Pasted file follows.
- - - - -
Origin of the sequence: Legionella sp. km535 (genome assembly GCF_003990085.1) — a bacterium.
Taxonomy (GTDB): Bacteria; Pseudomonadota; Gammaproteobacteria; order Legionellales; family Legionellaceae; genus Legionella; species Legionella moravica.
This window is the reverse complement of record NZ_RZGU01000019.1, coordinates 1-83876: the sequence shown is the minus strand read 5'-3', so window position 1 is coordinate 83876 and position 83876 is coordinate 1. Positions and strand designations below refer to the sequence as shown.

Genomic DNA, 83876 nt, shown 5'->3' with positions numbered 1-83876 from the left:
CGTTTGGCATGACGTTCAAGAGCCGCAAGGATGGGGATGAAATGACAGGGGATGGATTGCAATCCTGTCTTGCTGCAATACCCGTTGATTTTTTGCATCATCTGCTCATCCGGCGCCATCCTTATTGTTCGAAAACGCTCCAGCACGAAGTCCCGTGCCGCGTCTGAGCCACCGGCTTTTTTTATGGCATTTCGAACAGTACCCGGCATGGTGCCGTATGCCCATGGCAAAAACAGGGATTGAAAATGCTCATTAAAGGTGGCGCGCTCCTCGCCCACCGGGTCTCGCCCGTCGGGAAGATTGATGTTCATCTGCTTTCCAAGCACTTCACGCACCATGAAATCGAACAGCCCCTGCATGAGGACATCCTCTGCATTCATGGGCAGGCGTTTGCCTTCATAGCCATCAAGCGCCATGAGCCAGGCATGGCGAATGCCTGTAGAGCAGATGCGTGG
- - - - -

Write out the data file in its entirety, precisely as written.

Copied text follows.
Origin of the sequence: Legionella sp. km535 (genome assembly GCF_003990085.1) — a bacterium.
Taxonomy (GTDB): Bacteria; Pseudomonadota; Gammaproteobacteria; order Legionellales; family Legionellaceae; genus Legionella; species Legionella moravica.
This window is the reverse complement of record NZ_RZGU01000019.1, coordinates 1-83876: the sequence shown is the minus strand read 5'-3', so window position 1 is coordinate 83876 and position 83876 is coordinate 1. Positions and strand designations below refer to the sequence as shown.

Genomic DNA, 83876 nt, shown 5'->3' with positions numbered 1-83876 from the left:
CGTTTGGCATGACGTTCAAGAGCCGCAAGGATGGGGATGAAATGACAGGGGATGGATTGCAATCCTGTCTTGCTGCAATACCCGTTGATTTTTTGCATCATCTGCTCATCCGGCGCCATCCTTATTGTTCGAAAACGCTCCAGCACGAAGTCCCGTGCCGCGTCTGAGCCACCGGCTTTTTTTATGGCATTTCGAACAGTACCCGGCATGGTGCCGTATGCCCATGGCAAAAACAGGGATTGAAAATGCTCATTAAAGGTGGCGCGCTCCTCGCCCACCGGGTCTCGCCCGTCGGGAAGATTGATGTTCATCTGCTTTCCAAGCACTTCACGCACCATGAAATCGAACAGCCCCTGCATGAGGACATCCTCTGCATTCATGGGCAGGCGTTTGCCTTCATAGCCATCAAGCGCCATGAGCCAGGCATGGCGAATGCCTGTAGAGCAGATGCGTGG